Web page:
The exact infrastructure created depends on the cloud provider and the options you provide. But the beautiful thing is users of faast.js don’t need to manage any of this infrastructure. You don’t even need to run a command to initialize it. Faast.js will automatically create new infrastructure for you on the fly, so there is no “deploy” step with faast.js; every time you invoke faast(), code is bundled and infrastructure is deployed.

The benefits of ephemeral infrastructure are many. New faast.js instances will start with a clean slate, without contamination of global variables or local filesystems with data leaked from prior function invocations. New code versions are deployed immediately, reducing the friction of rapid iteration. And multiple instances of the same workflow can be started at the same time without interference.

From a security standpoint, infrastructure that isn’t there very long is harder to exploit. Like all serverless platforms, infrastructure patching is handled by the cloud provider. But faast.js goes further because code is re-bundled every time it’s deployed. Just keep local package dependencies up to date and you’re automatically keeping infrastructure patched. No need to worry about migration and upgrade of long-running services.

When your job is done, call a single cleanup function to remove all the infrastructure that faast.js created. There’s even a garbage collector to clean up infrastructure remnants left over from crashes and incomplete cleanup.

Creating and destroying infrastructure repeatedly might seem to be wasteful or slow. But cloud providers have been working for years on making these infrastructure operations faster, and on AWS the infrastructure needed to create a cloud function from scratch can take as little as 2 seconds.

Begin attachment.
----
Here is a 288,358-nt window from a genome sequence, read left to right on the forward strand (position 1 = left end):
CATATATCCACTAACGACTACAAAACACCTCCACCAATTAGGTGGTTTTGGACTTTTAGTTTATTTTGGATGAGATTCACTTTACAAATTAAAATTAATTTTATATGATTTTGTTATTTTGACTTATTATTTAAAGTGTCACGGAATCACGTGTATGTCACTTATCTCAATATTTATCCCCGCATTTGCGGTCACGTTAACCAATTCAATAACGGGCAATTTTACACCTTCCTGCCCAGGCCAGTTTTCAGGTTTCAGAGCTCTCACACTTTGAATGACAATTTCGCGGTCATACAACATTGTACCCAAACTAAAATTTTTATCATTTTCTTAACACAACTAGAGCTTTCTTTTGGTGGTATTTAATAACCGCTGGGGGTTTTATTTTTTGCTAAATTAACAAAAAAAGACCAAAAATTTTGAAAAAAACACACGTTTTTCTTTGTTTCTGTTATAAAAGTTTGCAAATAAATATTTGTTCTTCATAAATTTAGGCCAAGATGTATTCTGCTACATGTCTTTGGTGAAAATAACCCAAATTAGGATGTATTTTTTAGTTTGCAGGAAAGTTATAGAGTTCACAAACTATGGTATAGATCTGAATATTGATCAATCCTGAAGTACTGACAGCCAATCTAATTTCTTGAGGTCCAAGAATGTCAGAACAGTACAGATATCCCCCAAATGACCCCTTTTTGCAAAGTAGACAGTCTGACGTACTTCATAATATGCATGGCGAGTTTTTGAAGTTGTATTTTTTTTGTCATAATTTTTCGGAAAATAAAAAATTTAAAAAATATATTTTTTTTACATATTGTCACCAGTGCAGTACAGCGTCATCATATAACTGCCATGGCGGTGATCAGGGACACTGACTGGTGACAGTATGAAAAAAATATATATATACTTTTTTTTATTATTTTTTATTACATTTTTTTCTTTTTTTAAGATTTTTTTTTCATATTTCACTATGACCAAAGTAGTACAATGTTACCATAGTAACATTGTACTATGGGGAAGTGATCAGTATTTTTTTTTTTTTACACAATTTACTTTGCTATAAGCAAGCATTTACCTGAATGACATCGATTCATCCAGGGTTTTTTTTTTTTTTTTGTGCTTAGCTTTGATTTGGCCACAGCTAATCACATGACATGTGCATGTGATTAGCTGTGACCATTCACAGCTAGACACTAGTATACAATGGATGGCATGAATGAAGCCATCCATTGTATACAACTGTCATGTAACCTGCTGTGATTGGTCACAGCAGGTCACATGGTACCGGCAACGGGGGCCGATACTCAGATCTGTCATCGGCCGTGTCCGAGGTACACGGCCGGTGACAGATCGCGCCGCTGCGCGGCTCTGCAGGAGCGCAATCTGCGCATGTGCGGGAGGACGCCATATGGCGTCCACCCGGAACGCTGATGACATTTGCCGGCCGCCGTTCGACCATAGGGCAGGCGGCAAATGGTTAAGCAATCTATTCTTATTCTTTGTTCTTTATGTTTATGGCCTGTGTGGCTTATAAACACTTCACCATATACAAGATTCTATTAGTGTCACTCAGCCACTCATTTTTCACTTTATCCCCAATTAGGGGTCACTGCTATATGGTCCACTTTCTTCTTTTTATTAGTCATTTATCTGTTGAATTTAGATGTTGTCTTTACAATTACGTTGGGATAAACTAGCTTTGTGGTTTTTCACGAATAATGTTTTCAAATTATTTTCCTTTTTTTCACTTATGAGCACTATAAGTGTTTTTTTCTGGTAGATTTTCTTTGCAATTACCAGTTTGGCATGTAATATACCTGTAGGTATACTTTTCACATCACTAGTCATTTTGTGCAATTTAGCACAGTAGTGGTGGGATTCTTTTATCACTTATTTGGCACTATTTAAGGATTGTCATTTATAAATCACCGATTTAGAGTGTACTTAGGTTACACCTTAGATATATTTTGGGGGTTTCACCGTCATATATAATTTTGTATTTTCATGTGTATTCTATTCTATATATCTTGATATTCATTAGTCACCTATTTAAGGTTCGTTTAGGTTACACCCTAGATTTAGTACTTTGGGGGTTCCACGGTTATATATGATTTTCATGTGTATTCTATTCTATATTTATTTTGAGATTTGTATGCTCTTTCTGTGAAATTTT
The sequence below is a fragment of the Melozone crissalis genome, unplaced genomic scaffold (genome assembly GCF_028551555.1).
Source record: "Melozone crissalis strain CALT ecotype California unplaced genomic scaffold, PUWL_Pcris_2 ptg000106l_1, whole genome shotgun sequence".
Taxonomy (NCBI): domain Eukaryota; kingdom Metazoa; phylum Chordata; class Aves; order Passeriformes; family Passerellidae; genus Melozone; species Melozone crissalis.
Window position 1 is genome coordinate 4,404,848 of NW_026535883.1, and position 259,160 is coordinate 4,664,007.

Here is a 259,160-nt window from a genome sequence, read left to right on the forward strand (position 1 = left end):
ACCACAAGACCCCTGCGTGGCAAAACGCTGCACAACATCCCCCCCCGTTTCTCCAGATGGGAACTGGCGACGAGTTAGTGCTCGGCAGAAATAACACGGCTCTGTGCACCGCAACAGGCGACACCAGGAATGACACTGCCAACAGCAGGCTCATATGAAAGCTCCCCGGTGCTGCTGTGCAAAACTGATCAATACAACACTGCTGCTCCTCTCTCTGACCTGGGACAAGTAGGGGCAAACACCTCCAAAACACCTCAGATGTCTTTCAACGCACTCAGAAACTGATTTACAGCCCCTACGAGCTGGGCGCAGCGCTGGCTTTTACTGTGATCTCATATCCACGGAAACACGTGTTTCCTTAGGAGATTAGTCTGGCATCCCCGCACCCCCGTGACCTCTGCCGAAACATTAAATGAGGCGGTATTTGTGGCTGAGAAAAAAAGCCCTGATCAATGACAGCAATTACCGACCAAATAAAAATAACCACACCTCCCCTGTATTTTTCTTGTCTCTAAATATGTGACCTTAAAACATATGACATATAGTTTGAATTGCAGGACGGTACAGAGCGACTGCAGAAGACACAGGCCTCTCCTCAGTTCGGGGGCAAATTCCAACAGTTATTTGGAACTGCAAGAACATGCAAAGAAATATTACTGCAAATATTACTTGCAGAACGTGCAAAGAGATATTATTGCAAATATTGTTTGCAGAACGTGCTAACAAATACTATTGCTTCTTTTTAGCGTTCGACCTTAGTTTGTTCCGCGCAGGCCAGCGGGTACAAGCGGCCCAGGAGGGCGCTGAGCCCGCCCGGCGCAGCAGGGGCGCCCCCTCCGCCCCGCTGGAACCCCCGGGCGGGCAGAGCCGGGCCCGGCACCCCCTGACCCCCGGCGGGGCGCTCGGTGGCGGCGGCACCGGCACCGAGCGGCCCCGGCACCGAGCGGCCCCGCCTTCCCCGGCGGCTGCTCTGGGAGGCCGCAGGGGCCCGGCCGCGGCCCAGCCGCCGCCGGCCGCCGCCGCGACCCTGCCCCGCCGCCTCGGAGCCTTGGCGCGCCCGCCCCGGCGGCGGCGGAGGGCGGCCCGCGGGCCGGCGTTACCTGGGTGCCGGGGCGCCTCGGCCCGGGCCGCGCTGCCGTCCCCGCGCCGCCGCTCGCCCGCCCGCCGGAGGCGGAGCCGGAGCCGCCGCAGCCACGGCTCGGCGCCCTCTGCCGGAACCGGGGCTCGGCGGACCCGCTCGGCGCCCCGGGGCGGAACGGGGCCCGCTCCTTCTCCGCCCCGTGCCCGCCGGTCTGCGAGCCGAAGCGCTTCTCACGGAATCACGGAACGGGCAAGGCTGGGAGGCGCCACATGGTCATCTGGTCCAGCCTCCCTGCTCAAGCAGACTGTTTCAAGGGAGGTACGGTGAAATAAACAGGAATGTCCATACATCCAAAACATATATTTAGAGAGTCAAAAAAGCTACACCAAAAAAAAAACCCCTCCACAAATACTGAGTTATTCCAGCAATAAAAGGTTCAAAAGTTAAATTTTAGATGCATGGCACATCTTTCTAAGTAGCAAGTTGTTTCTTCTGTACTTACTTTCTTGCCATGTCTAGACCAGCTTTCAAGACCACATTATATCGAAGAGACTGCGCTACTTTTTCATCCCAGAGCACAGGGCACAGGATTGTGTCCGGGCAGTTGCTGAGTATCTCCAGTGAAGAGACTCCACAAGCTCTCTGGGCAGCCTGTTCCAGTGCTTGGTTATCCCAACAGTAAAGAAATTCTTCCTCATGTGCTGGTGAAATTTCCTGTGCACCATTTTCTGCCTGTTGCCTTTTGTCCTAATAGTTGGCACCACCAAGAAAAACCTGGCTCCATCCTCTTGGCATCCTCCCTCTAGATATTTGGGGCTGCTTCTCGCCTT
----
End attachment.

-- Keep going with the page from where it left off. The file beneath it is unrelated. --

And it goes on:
As easy as serverless batch gets

That’s the basics. Check out more in the documentation.

You are now free to invoke code in the cloud at any scale you wish, with no hassles. Try it out!

Use cases

Here are a few ideas to get you started.

  • Test at scale. Run hundreds tests in parallel. Run thousands of tests in parallel. Run headless chrome and grab screenshots of web pages a thousand at a time.
  • Generate load. Don’t bother setting up a complex load testing environment. Mix request logic, stir with faast.js, and you’ve got instant load testing infrastructure. Imagine load testing every commit, or even have developers load test before they commit.
  • Process documents and data. Scatter 1TB of data from S3 to Lambda functions in under 40 seconds. Run transformations, analysis, ETL, and other workloads faster, and do it with no operational overhead, just pure code.
  • Process images. Make light work of resizing boatloads of images. Sharp and other native image processing libraries can be used with minimal hassle with faast.js.

This is just the tip of the iceberg. I’m excited to see what you’ll build with faast.js!

If you’d like to discuss faast.js ideas or issues, join our slack channel. Also check out our website, docs, and github repository.

Up next

In my next blog post, I’ll cover how faast.js helps understand and optimize cloud costs.